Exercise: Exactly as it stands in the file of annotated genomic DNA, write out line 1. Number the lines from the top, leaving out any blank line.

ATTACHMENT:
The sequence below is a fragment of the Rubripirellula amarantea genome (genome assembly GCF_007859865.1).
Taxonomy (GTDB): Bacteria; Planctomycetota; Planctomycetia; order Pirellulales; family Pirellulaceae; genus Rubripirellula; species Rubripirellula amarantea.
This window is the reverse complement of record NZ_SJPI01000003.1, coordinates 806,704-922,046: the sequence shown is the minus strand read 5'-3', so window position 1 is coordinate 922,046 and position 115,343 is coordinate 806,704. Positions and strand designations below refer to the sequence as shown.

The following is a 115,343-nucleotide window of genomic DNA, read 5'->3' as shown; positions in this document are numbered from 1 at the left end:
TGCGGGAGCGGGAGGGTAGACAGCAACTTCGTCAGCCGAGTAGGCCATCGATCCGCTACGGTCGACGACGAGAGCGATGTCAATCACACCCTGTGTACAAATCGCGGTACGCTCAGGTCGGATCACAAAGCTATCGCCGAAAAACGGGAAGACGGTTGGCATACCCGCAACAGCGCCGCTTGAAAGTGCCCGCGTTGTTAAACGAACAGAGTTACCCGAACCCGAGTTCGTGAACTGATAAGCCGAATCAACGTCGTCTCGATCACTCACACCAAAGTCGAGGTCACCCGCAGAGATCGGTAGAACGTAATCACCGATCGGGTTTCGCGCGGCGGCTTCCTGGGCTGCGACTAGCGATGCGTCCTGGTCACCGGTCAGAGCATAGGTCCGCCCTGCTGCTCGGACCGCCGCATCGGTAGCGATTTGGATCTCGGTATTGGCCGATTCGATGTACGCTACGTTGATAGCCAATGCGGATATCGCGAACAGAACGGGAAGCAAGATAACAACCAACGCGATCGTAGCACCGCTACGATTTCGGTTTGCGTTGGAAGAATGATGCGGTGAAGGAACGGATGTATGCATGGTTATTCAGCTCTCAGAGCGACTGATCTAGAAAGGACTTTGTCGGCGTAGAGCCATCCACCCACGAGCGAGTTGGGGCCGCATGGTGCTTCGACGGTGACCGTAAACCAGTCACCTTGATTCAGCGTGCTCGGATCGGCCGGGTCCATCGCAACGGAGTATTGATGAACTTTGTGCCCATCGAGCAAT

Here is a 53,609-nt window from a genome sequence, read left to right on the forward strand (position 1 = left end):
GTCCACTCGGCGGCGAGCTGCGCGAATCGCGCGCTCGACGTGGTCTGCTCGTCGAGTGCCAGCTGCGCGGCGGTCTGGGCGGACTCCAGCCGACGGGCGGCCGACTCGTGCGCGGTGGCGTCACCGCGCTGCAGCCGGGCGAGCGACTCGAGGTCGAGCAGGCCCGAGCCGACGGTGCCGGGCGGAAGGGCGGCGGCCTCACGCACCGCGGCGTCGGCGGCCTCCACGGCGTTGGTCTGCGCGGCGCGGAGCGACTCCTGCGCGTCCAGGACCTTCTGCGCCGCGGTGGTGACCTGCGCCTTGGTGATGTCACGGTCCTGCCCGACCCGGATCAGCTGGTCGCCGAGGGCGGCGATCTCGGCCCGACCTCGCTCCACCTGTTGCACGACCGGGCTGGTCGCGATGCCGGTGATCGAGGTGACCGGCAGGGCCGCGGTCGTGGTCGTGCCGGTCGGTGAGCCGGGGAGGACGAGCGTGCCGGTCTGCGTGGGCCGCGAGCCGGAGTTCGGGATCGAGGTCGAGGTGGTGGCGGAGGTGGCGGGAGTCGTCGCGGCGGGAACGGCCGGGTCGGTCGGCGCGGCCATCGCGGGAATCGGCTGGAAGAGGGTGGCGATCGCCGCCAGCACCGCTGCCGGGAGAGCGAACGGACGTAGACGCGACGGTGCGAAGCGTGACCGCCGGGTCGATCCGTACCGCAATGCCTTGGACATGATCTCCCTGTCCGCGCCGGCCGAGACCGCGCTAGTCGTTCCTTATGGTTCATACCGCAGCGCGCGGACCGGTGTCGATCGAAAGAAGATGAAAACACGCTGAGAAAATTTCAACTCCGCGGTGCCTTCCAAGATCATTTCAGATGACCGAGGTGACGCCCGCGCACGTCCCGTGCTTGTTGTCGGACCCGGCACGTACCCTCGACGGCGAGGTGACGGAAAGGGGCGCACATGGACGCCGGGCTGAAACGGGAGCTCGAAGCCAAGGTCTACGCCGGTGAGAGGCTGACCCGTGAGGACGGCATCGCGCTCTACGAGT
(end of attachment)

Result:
The sequence below is a fragment of the Rubripirellula amarantea genome (genome assembly GCF_007859865.1).